Foot problems in sheep

Tuesday, May 02, 2023

Stock Journal Technical Column, August 2022 

Author: Chris van Dissel, PIRSA 

Winter – Spring in Southeastern Australia is often associated with increased lameness in your flock. Damp ground and pasture, soft hooves and conditions favourable for infection are the main reasons for this increase in lameness.

Australia is currently experiencing and increased threat of exotic diseases such as Foot and Mouth disease (FMD), so it is now more important than ever to pay attention to lame sheep and accurately diagnose foot problems in your flock. Being vigilant and investigating lameness issues helps ensure the early detection of potential incursions of lameness causing exotic disease like FMD. An FMD outbreak in Australia could cost the livestock industry more than $80M.

Common endemic lameness causing diseases like footrot, will also cost you more, the longer they are present and undiagnosed in your flock. There are several common foot and hoof problems of sheep that you need to be aware of to ensure appropriate treatment and responsible trade-

Foot abscess- (Both heel and toe) are common when heavy sheep are grazing wet pastures. Moisture in the ground softens the hoof and allows penetration of sticks stones and other foreign bodies, that introduce the foot abscess bacteria from the ground to the hoof. The result is often a swollen fetlock joint or hoof claw, producing infection, heat, pain and pus. Paring the affected hoof can assist relieve the pressure of the pus, but antibiotics sourced through your vet are often required to completely resolve the issue.

Laminitis – Occurs when sheep are introduced to a high carbohydrate diet, such as good quality active growing pasture or grain. This dietary imbalance, whilst not associated with any infection, causes inflammation of the soft tissue underneath the hoof, can affect all four feet and is extremely painful. You will often feel heat in the hooves of affected sheep and may observe redness of the coronet (hair / hoof line). There are some in feed additives that can be used to prevent laminitis in sheep on grain diets and allowing access to hay that is high in fibre will assist in controlling the problem on lush pastures.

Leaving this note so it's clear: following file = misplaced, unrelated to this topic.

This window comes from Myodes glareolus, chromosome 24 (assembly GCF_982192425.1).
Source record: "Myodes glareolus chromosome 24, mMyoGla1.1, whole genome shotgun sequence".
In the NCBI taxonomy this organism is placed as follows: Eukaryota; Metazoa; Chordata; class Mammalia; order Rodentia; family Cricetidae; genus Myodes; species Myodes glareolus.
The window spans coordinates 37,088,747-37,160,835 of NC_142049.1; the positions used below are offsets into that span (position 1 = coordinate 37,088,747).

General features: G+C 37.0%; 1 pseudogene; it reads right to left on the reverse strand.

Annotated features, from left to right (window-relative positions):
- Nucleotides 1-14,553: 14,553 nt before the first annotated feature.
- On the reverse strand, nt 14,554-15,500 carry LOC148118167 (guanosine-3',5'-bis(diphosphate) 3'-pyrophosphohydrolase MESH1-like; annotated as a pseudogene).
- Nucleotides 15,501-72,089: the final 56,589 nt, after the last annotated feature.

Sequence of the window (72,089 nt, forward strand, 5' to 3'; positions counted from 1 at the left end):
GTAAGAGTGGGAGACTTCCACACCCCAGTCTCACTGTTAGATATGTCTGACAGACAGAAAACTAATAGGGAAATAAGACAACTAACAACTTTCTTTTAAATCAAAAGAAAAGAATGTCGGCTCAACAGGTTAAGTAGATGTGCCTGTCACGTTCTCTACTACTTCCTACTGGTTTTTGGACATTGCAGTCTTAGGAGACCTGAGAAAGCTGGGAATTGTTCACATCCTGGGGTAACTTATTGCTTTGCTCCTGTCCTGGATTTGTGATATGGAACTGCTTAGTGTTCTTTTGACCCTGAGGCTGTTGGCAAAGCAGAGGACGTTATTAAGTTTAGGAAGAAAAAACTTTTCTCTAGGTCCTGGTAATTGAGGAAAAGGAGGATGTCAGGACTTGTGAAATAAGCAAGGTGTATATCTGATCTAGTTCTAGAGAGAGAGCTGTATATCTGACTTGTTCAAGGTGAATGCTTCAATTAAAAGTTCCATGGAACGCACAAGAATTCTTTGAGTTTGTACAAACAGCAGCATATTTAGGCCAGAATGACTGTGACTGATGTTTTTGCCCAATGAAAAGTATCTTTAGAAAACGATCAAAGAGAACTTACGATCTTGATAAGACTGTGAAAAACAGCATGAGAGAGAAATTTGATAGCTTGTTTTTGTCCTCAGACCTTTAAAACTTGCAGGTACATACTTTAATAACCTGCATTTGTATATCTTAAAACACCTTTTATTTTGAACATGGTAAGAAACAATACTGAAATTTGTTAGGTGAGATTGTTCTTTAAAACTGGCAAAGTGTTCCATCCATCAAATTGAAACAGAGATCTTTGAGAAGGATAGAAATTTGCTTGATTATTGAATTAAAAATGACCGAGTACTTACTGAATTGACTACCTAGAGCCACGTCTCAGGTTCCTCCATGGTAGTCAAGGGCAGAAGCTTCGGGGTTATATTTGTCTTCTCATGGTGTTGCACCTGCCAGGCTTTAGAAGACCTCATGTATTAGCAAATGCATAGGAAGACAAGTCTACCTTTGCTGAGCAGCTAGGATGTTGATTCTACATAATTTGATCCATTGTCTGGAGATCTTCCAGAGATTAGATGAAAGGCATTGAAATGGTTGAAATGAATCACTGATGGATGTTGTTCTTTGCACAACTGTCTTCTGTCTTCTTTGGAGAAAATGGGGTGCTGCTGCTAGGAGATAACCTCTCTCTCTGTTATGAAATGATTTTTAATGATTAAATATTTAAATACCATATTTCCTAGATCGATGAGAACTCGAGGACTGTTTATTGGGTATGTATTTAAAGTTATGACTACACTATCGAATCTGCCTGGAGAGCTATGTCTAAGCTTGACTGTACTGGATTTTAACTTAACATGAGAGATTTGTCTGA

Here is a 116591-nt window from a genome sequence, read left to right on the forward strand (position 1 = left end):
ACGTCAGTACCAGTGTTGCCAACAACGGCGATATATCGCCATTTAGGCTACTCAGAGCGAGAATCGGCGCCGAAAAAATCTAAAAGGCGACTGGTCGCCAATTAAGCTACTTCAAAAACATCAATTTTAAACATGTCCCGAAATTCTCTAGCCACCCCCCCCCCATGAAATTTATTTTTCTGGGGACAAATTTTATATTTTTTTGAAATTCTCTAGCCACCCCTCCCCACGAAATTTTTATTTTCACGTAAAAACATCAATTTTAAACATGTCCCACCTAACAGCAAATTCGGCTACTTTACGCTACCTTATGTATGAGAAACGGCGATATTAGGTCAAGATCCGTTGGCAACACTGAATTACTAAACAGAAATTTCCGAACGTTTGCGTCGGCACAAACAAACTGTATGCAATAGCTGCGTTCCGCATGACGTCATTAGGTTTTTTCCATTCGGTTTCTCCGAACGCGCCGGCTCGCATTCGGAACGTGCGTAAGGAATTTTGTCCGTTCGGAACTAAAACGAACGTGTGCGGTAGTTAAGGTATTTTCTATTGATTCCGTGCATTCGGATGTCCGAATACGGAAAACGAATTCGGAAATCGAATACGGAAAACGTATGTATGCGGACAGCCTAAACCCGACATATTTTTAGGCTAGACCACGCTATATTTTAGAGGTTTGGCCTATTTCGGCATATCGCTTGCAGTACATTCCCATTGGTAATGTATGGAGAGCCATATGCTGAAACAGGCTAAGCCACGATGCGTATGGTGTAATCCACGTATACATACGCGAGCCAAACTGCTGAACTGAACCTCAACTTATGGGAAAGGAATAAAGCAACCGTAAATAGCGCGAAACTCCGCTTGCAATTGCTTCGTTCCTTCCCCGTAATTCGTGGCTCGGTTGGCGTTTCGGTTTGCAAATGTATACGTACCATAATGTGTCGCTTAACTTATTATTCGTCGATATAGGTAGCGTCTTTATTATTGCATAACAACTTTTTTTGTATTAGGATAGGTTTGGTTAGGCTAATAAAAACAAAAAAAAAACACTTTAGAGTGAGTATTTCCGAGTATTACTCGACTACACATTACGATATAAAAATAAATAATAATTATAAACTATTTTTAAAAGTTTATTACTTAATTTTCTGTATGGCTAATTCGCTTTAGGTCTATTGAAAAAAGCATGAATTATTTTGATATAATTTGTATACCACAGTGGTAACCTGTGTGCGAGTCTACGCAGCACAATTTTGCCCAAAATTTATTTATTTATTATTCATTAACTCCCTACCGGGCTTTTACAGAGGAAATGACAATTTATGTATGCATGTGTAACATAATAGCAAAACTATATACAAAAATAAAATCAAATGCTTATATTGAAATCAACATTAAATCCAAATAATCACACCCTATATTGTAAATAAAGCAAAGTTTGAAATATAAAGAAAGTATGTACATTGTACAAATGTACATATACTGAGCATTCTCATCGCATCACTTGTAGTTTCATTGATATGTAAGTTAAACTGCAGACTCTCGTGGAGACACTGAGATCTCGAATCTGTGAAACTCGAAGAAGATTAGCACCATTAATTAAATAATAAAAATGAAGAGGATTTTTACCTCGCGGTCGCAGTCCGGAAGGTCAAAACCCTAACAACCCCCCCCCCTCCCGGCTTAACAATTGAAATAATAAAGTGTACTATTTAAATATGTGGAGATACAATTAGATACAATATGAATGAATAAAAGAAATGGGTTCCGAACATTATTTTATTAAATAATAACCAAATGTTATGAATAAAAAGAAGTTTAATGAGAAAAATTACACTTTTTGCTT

Strawberry Footrot – A different infection to footrot, is caused by the same bacteria that causes dermo’ in the fleece. Common in warm moist times of the year and more common on legume-based pastures, strawberry footrot causes rough red sores above the coronet (that resemble a strawberry). The causative bacteria is quite contagious, so many sheep can be affected through walking through the same pasture. Whilst the problem will go away as pastures dry, it can cause significant lameness and so treatment with antibiotics and segregation of affected animals may be needed to assist in controlling the problem.

Interdigital fibromas – These fibrous “skin type” lumps that grow between the claws of the hoof and continue to grow as sheep age can predispose sheep to conditions like footrot and foot abscess. The folds between the lump and the inside wall of the hoof can catch grass seeds and sticks and cause infection. They create an anaerobic (air free) environment in the hoof, which favours some of the lameness causing bacteria. Fibromas are a heritable trait, so breeding rams and ewes should be closely inspected for presence of these skin lumps and not used for breeding if they have them.

Footrot – This contagious notifiable disease is common in Springtime in the wetter areas of Southeastern Australia and can cause major economic impacts when established in a flock. Caused by a bacteria that favours warm wet conditions, the severity of a footrot infection can vary hugely, from just one or two lame sheep to over 90% of a mob limping. Footrot must be accurately diagnosed early to avoid the significant costs of establishment right through a flock. Footrot is often associated with other lameness causing problems, so thorough examination of many sheep is required to diagnose.

If you observe lameness in your sheep flock this year, first inspect the feet of the sheep and make some observations, if you see signs or symptoms you don’t recognise, seek advice from your local vet or Animal Health Adviser. Ignoring foot problems may not only cost you profit, but they could cost our entire livestock industry.